How you know that you’re definitely a “senior”: When they give you a lifetime pass that says so.
Dick bought me a National Parks and Federal Recreation Lands Senior Pass (known between us as the Old Farts Park Pass), as I did for him when he turned 62. His pass (more poetically called the Golden Age Passport) cost $10 for life; mine cost $80. They increased the price for the first time in 2017 (after 23 years). Even so, still a bargain to enter all U.S. national parks and rec lands for the rest of my (hopefully long) life.
We got it at the Kilauea Lighthouse and Wildlife Refuge on Kauai, home to one of the prettiest views of a lighthouse (built in 1913) you ever did see.
The lighthouse has been renamed for the late U.S. Senator Daniel K. Inouye, who was instrumental in raising private and public funds for the restoration of the lighthouse, completed in 2013 for its 100th anniversary. Built in 1913, the lighthouse (with its magnificent glass Fresnel lens) stands 52 feet tall on a rocky peninsula on Kauai, 180 feet above the Pacific Ocean.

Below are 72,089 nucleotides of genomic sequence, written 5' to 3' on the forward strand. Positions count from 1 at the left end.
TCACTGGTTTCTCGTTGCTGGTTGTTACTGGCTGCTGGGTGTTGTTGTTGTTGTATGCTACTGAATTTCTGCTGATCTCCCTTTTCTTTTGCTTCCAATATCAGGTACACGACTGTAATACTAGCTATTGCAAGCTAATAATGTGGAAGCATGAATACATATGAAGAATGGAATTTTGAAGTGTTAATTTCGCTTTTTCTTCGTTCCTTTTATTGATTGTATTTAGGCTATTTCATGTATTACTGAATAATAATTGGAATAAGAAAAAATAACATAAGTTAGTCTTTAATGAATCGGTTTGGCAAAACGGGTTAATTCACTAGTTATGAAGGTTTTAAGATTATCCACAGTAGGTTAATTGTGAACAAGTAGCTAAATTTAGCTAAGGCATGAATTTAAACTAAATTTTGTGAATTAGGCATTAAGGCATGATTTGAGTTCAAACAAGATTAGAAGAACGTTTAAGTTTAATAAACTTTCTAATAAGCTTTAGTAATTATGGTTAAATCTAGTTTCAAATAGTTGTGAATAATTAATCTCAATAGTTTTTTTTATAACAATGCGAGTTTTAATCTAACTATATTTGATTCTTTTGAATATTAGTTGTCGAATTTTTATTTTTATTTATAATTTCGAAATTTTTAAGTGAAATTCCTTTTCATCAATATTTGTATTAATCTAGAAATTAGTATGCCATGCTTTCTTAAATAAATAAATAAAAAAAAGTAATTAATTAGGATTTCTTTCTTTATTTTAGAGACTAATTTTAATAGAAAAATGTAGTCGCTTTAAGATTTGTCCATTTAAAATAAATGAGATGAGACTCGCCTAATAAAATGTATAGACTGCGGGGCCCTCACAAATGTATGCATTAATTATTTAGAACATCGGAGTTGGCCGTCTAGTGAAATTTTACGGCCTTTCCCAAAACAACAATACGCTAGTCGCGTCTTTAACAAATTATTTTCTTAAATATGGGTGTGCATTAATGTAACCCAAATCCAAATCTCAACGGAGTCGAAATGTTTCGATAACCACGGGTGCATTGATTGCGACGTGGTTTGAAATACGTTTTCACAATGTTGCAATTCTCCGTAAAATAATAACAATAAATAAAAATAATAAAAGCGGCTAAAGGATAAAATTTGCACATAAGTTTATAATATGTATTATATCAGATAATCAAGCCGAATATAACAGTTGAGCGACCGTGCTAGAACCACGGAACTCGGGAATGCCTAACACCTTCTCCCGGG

But the other reason you go to the lighthouse is to watch seabirds flying like white kites over the impossibly blueblue ocean—the red-footed boobies (yep, their real name with their goofy scarlet footwear); the white- and red-tailed tropicbirds with their streamer-like tails; the wedge-tailed shearwaters tucked into their earthen nests in the hills around the lighthouse, and the ginormous Laysan albatross with “wingspan(s) as wide as Kobe Bryant [was] tall,” according to Hob Osterlund’s fine book, “Holy Moli” (the Hawaiian word for “albatross”).
All this on a glorious, sunny, not-too-hot Hawaiian Saturday afternoon? Perfection.